Road Trip (2000)

6 Feb


Smith’s Verdict: ***

Reviewed by Tanner Smith

In 1978’s “National Lampoon’s Animal House,” Tim Matheson uttered the words “road trip” and that led to a very funny sequence while the Deltas are on a road trip. “Road Trip” seems like an extended play on that sequence—it makes sense, considering that the executive producer is Ivan Reitman, who produced the former. The result for “Road Trip” is somewhat uneven but mostly very funny and, in its own way, kind of sweet.

The main character is Josh (Breckin Meyer), a student of the University of Ithaca. He has a long-distance relationship with Tiffany (Rachel Blanchard), who goes to the University of Austin. They call each other every day and Josh sends videotapes of himself to her. But lately, Tiffany doesn’t call Josh back. This upsets Josh, who thinks that Tiffany may be cheating on him. It also drives him to give in to the seductiveness of the attractive Beth (Amy Smart), who has a crush on Josh and is being stalked by the nerdy teaching assistant Jacob (Anthony Rapp). They have sex after Josh bids on her at a girl auction held at a party, while being videotaped by Josh’s camcorder. But the next day, Tiffany finally returns Josh’s calls and says that she went through a mourning period due to her grandfather’s death. But wait. It gets worse—the sex video is accidentally mailed to Tiffany (one of Josh’s roommates mixed it with Josh’s “I miss you” tape, which he meant to send). Josh has three days to get from Ithaca to Austin before Tiffany comes back to school and sees the tape. Josh is joined by three friends (Seann William Scott, D.J. Qualls, Paulo Costanzo) on…what else, a road trip.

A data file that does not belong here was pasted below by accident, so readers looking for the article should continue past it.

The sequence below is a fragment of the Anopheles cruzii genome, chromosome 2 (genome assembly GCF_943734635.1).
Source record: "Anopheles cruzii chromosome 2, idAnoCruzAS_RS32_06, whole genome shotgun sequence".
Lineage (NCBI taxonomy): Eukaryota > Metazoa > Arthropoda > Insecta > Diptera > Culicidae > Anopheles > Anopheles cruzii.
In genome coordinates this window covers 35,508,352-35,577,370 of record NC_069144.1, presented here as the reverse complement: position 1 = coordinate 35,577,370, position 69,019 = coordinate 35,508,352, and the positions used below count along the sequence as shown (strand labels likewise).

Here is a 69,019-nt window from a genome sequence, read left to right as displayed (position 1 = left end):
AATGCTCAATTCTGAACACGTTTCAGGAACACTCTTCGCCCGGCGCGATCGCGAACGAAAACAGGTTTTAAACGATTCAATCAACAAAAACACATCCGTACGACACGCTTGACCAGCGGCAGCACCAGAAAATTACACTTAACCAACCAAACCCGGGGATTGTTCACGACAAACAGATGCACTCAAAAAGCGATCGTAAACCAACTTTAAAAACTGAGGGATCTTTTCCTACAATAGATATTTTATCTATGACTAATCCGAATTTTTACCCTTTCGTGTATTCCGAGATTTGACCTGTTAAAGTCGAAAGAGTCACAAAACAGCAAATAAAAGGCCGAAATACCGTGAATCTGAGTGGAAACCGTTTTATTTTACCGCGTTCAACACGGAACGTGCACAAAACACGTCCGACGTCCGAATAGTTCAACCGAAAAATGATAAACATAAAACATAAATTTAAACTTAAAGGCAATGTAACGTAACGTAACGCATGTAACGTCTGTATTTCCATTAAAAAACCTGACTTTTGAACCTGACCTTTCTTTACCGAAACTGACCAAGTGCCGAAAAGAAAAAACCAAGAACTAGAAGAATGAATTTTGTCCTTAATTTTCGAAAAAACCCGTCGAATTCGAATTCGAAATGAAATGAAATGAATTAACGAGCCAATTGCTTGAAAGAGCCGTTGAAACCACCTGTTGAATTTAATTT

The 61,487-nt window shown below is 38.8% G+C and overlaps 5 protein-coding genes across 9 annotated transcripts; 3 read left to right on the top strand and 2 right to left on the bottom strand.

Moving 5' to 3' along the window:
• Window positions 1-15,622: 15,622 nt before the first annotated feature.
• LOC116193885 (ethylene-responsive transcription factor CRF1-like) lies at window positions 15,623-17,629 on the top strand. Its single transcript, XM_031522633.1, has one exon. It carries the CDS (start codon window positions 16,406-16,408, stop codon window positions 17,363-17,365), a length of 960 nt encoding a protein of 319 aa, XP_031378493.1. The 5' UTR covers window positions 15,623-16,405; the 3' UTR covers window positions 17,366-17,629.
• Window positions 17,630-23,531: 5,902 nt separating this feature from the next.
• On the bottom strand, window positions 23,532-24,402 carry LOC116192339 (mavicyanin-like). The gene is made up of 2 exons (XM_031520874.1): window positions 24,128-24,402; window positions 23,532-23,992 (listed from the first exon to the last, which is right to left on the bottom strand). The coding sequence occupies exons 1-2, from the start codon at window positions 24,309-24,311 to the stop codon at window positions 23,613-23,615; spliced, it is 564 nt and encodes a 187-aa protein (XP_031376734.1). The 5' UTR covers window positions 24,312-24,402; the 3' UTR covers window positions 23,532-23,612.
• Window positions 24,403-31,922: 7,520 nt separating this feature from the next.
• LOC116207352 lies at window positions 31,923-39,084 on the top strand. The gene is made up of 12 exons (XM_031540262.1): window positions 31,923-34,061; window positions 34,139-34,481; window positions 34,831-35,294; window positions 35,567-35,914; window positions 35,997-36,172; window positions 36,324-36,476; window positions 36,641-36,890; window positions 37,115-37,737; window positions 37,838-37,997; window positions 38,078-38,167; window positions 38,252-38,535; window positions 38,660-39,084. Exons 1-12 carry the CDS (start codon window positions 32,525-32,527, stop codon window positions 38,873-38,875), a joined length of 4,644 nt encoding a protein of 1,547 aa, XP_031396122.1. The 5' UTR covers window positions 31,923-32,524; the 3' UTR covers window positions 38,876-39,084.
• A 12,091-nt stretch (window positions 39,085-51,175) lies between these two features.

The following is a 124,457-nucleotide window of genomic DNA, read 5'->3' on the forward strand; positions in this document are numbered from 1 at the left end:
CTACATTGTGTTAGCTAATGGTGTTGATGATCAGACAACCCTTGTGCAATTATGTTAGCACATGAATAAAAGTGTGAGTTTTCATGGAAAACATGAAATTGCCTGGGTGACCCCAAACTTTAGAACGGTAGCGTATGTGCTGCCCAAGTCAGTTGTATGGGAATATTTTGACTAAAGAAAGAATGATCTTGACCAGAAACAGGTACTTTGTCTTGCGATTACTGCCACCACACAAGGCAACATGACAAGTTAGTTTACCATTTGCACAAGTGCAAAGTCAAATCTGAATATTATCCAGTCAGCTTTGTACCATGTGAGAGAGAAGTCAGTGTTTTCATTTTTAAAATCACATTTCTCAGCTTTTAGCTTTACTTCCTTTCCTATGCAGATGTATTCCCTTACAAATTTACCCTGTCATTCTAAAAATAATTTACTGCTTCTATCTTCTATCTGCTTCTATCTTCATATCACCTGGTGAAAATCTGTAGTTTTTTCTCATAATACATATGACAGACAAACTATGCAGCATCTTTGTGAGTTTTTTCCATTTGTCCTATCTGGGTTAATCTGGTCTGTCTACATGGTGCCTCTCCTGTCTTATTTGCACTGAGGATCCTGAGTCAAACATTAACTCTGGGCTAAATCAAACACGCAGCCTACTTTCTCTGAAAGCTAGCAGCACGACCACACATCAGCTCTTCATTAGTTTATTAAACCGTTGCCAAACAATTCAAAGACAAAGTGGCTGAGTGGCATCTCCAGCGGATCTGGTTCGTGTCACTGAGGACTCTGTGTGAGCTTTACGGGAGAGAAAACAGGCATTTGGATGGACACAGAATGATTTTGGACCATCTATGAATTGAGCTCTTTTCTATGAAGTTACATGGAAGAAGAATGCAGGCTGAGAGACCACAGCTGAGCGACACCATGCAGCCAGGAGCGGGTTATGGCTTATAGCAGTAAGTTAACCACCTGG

Of course, it’s not whether or not characters in road-trip movies make it to their destination that’s important. It’s what happens on the way. A lot happens on this road trip—their car explodes after jumping a huge ditch, they steal a bus, they spend the night in an African-American fraternity house, and more that I can’t give away. Some of the jokes are hit and miss, but there are more laughs. There is also a great deal of raunchiness—a diner cook makes French toast in such a nasty way that you might not want to try it again, there is a lot of nudity, sexual references, and sperm donations (in the most unusual way). You could call this the first follow-up to “American Pie,” which redefined the genre of teen sex comedies. (Oddly enough, Seann William Scott, who played Stifler in “American Pie,” plays a big-mouth best friend here.) Oh, and I almost forgot to mention the subplot involving MTV’s Tom Green as a seven-year student at Ithaca who tries to feed a mouse to a snake and terrorizing it until the moment of “fury.” That’s funny, too. And also a subplot involving D.J. Qualls’ hard-as-nails father (played by Fred Ward) who believes his son is kidnapped and waves a gun at anyone who doesn’t answer questions. A lot happens in “Road Trip” and even if all of it doesn’t mesh well, you still have a good time.

The real show-stoppers of “Road Trip” are D.J. Qualls and (sue me) Tom Green. D.J. Qualls is brilliant as the nerdy, cowardly college student who is afraid of his father and has a redeeming point on this road trip. Observe his performance and notice how flawless he is at playing this character. And as for Tom Green as the film’s narrator—this is probably the only time I’ve found him amusing. Then again, he tones down his persona here. All in all, I did like the characters and laugh a lot, so I recommend “Road Trip” while saying it could have been better.

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